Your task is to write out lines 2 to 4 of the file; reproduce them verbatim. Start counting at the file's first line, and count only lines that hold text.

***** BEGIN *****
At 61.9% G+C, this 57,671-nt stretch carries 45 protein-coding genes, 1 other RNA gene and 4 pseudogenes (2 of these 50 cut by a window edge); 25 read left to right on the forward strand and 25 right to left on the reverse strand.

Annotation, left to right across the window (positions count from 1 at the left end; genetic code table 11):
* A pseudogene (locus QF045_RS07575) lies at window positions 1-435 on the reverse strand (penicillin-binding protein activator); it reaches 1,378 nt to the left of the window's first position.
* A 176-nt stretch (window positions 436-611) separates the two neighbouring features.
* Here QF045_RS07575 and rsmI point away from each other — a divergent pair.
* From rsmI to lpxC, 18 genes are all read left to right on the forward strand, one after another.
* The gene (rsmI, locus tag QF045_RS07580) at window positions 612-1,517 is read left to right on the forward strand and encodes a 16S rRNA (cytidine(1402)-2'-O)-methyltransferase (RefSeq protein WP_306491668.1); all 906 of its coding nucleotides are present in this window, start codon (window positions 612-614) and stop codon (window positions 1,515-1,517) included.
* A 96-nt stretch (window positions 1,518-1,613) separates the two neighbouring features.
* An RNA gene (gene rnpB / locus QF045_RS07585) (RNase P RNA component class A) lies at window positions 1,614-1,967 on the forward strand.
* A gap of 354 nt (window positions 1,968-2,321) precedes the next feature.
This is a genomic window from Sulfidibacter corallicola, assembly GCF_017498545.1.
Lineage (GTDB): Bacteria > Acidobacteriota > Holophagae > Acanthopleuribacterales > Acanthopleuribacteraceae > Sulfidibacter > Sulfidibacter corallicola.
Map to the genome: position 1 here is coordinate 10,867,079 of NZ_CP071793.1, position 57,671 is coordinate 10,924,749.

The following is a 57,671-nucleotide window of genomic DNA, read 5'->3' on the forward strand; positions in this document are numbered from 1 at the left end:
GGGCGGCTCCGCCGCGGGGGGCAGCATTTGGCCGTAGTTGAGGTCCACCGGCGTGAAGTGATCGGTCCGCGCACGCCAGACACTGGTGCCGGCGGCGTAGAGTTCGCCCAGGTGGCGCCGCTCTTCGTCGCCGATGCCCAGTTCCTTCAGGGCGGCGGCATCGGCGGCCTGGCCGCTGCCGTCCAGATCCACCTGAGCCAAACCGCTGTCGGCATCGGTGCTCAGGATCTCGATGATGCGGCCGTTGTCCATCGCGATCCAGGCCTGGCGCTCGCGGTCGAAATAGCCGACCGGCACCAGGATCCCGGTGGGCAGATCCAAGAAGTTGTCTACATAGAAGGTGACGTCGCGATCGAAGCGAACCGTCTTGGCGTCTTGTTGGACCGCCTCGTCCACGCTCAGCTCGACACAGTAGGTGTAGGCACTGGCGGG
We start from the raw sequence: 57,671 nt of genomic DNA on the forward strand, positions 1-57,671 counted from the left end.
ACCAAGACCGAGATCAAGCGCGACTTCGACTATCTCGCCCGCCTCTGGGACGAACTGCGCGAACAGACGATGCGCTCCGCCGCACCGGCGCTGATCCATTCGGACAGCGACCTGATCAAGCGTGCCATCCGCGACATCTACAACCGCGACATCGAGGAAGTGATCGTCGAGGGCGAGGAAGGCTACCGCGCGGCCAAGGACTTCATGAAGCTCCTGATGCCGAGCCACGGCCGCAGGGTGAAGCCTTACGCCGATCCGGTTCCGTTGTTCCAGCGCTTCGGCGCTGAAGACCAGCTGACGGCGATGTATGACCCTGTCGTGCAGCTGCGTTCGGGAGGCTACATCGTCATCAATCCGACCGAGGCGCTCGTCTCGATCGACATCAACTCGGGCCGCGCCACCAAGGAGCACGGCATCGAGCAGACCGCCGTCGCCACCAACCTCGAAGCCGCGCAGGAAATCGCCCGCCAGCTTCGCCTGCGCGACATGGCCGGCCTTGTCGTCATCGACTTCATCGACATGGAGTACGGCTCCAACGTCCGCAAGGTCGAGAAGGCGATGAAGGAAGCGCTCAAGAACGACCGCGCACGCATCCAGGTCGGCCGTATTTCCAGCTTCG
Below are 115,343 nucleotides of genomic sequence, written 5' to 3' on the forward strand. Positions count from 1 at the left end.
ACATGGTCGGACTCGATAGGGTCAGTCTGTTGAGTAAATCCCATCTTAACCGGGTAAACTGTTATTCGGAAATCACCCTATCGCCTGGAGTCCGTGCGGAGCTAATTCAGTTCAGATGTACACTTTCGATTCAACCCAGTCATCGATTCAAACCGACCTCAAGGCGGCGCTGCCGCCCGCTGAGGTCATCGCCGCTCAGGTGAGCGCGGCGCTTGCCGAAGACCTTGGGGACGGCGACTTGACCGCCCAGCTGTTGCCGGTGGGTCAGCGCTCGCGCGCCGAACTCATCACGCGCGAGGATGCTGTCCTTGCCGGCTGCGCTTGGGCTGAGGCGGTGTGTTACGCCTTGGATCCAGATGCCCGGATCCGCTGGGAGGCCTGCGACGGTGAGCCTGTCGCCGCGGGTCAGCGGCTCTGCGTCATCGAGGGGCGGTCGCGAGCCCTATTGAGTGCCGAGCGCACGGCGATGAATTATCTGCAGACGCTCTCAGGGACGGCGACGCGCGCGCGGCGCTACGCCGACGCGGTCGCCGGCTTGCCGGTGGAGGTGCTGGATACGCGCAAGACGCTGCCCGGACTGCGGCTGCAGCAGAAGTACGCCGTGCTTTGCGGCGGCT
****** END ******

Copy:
Annotation, left to right across the window (positions count from 1 at the left end; genetic code table 11):
* A pseudogene (locus QF045_RS07575) lies at window positions 1-435 on the reverse strand (penicillin-binding protein activator); it reaches 1,378 nt to the left of the window's first position.
* A 176-nt stretch (window positions 436-611) separates the two neighbouring features.